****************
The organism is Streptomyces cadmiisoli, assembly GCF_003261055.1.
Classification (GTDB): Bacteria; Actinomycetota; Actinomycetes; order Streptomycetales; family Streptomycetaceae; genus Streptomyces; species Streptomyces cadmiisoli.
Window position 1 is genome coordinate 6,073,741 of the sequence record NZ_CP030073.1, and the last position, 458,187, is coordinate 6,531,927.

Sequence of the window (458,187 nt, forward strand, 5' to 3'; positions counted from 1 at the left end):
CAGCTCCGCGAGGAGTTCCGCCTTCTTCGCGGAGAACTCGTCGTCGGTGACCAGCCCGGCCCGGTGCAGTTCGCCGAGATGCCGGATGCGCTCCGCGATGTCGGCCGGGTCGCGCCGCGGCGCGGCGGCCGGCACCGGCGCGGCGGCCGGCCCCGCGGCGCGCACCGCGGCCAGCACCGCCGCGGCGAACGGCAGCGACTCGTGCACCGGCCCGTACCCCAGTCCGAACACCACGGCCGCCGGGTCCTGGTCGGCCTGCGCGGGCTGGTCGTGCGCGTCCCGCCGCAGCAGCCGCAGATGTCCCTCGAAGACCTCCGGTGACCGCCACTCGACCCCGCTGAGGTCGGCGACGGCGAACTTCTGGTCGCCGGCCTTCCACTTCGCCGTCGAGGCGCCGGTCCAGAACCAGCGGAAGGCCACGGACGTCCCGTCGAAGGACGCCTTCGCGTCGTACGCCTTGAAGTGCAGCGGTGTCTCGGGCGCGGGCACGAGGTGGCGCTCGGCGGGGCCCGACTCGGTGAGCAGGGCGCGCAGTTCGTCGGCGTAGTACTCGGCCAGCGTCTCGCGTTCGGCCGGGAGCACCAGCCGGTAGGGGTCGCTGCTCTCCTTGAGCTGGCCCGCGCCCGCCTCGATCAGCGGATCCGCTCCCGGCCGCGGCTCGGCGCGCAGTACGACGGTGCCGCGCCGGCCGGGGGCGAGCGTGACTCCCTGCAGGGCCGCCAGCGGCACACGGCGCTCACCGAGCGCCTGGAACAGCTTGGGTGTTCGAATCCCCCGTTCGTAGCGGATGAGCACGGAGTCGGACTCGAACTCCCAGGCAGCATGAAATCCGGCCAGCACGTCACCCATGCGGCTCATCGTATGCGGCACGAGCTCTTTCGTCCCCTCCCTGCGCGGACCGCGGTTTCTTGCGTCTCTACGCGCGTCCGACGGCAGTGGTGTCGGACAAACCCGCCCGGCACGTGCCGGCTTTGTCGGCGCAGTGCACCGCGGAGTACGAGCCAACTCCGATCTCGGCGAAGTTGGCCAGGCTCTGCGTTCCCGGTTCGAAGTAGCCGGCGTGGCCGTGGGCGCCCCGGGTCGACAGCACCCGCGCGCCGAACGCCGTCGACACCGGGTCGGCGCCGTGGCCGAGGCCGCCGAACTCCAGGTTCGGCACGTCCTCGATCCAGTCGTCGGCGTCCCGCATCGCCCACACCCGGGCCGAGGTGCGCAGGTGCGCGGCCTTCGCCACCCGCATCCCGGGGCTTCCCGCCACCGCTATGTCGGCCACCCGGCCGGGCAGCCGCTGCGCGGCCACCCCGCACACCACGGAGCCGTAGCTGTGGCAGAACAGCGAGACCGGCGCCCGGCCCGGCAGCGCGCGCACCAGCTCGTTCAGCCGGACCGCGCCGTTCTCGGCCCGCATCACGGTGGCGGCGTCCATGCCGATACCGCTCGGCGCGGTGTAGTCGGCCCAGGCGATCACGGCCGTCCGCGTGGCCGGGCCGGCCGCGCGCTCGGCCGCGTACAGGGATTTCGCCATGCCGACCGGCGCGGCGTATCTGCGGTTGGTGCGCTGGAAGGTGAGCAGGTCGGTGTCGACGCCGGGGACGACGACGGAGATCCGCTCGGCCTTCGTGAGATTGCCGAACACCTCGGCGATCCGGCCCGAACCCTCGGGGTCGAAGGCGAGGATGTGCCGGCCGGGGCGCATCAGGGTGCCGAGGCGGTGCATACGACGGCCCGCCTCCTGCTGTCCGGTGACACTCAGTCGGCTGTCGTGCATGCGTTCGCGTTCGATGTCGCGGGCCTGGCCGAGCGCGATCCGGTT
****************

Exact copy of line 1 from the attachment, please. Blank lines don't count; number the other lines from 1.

The organism is Streptomyces cadmiisoli, assembly GCF_003261055.1.